State environmental regulators say they’ve recognized greater than 1,000 websites in Maine that should be examined for PFAS contamination.
A brand new report from Maine’s Division of Environmental Safety reveals the state has additionally sampled greater than 1,500 wells for contamination, and 23 % of them had PFAS above the state’s accepted consuming water requirements. The state has began or put in water filtration programs at about 300 websites to this point.
Investigations at greater than 200 websites the place sludge was most prevalent are already full or underway.
Maine’s Division of Agriculture, Conservation and Forestry can also be working with 34 farms that look like on the highest danger. Heather Spaulding of the Maine Natural Farmers and Gardeners Affiliation stated she’s happy with the progress the state has made to this point.
“However we’re additionally involved that there are a variety of farmers who don’t really feel comfy having their soil and water examined,” she stated. “And within the tier two and tier three communities, there are much more farms that may should be examined.”
State officers estimate it is going to value wherever from $19 million to $53 million to finish these investigations, relying on the variety of websites that the division can take a look at and the price of remediating contamination. The investigations, the DEP stated, will seemingly stretch past a 2025 deadline because the scope of the work expands.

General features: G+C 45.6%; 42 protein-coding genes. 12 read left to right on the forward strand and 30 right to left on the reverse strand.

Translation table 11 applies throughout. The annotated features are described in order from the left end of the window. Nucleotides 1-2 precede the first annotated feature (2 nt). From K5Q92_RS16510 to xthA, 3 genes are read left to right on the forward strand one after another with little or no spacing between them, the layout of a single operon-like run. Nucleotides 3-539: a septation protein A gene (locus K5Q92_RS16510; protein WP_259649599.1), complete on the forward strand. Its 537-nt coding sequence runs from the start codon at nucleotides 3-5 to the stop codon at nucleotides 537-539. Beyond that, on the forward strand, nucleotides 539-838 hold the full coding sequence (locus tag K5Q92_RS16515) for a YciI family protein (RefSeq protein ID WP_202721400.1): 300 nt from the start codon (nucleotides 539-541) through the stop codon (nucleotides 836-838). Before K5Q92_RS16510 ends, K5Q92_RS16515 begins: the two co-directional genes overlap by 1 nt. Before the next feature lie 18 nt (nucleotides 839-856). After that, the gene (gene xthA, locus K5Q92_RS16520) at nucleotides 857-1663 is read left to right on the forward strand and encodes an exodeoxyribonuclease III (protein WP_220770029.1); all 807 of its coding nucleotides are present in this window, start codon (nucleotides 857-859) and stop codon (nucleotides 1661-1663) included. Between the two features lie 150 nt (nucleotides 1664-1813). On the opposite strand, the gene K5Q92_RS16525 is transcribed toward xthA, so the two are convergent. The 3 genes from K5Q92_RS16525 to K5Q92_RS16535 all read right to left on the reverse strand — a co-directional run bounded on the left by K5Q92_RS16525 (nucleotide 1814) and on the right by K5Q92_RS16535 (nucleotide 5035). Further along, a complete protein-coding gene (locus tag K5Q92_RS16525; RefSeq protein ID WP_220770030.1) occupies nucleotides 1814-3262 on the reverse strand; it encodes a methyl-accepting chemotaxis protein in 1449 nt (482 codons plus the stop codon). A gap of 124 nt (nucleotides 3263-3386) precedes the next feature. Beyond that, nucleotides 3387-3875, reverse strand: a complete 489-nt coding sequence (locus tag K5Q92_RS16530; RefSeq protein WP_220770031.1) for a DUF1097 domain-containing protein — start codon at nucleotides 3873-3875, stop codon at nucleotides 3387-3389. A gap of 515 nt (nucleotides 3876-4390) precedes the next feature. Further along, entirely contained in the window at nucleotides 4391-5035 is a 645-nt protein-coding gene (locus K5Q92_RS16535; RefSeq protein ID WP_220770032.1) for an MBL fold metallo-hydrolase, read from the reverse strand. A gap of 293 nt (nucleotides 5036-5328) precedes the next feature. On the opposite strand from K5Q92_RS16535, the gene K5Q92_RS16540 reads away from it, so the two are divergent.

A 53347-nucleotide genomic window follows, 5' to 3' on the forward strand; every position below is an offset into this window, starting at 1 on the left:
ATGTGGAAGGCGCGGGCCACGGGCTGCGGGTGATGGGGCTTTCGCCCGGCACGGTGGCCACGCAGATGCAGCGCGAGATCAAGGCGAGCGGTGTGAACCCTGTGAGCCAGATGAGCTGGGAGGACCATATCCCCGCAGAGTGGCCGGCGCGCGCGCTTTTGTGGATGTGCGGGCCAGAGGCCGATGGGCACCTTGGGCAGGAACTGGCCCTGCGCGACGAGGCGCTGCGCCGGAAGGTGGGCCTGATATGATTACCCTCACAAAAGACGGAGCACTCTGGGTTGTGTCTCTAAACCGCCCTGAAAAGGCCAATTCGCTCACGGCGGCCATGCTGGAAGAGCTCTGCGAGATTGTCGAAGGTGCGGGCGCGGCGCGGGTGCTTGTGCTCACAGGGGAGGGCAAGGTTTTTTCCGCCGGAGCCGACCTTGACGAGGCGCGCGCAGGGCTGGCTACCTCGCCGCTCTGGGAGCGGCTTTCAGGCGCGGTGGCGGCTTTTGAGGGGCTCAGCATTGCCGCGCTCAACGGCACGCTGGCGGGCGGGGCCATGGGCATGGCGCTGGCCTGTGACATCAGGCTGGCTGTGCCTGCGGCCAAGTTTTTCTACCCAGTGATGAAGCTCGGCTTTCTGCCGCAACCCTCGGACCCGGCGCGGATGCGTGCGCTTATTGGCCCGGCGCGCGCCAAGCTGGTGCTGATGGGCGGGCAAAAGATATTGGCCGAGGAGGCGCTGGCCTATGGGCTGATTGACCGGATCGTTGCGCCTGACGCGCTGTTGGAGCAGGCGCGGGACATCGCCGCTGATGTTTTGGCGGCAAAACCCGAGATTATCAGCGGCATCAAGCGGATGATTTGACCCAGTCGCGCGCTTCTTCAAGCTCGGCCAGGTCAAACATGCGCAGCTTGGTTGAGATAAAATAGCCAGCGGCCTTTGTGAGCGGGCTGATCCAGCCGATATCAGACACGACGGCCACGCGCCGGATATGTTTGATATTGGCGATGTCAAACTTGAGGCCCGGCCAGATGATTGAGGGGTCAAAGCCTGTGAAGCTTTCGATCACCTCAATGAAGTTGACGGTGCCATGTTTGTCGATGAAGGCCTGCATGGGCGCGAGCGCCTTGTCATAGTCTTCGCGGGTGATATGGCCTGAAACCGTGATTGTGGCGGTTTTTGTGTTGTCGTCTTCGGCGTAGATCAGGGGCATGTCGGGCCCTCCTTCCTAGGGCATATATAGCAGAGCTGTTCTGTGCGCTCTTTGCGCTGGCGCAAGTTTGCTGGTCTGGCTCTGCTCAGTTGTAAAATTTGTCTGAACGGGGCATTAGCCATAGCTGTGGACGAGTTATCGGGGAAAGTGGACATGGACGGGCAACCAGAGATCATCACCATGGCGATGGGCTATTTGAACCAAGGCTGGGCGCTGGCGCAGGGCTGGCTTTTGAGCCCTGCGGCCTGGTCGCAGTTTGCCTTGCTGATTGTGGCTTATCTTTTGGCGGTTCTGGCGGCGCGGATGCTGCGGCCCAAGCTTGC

The DEP alone has spent almost $6 million on its investigations to this point, a determine that doesn’t embody what different state businesses have spent on PFAS in the previous couple of years.
Spaulding stated the report reveals the scope of a really costly drawback. MOFGA, together with the Maine Farmland Belief, coordinated and raised $1.3 million for farmers impacted by PFAS contamination. She stated some $876,000 has been disbursed to farmers for testing, new water filtration programs and different assist.
“We simply want to acknowledge we’ve acquired to give you extra funding,” she stated. “We’re simply speaking about earnings substitute and testing, infrastructure. “We’re not even speaking concerning the prospect of complete farm buyouts, which is a really actual prospect for the state to be going through.”
Spaulding stated she’s not conscious that any buyouts are imminent, however farms throughout the state are closing due to PFAS contamination.
This story seems by a media partnership with Maine Public.